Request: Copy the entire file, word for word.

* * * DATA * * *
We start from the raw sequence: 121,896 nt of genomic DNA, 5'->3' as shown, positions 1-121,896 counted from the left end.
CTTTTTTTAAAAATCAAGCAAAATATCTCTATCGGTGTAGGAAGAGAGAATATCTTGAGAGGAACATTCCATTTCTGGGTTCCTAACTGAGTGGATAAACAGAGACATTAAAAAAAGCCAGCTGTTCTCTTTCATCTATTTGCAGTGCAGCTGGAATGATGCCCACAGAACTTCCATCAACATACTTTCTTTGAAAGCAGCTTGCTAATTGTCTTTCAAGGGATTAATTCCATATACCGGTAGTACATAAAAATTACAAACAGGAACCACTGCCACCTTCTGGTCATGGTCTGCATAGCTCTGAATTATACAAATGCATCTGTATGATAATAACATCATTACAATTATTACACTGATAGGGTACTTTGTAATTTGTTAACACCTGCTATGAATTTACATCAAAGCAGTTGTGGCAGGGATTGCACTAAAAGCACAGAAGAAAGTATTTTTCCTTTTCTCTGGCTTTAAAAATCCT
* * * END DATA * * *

We start from the raw sequence: 121,896 nt of genomic DNA, 5'->3' as shown, positions 1-121,896 counted from the left end.
CTTTTTTTAAAAATCAAGCAAAATATCTCTATCGGTGTAGGAAGAGAGAATATCTTGAGAGGAACATTCCATTTCTGGGTTCCTAACTGAGTGGATAAACAGAGACATTAAAAAAAGCCAGCTGTTCTCTTTCATCTATTTGCAGTGCAGCTGGAATGATGCCCACAGAACTTCCATCAACATACTTTCTTTGAAAGCAGCTTGCTAATTGTCTTTCAAGGGATTAATTCCATATACCGGTAGTACATAAAAATTACAAACAGGAACCACTGCCACCTTCTGGTCATGGTCTGCATAGCTCTGAATTATACAAATGCATCTGTATGATAATAACATCATTACAATTATTACACTGATAGGGTACTTTGTAATTTGTTAACACCTGCTATGAATTTACATCAAAGCAGTTGTGGCAGGGATTGCACTAAAAGCACAGAAGAAAGTATTTTTCCTTTTCTCTGGCTTTAAAAATCCT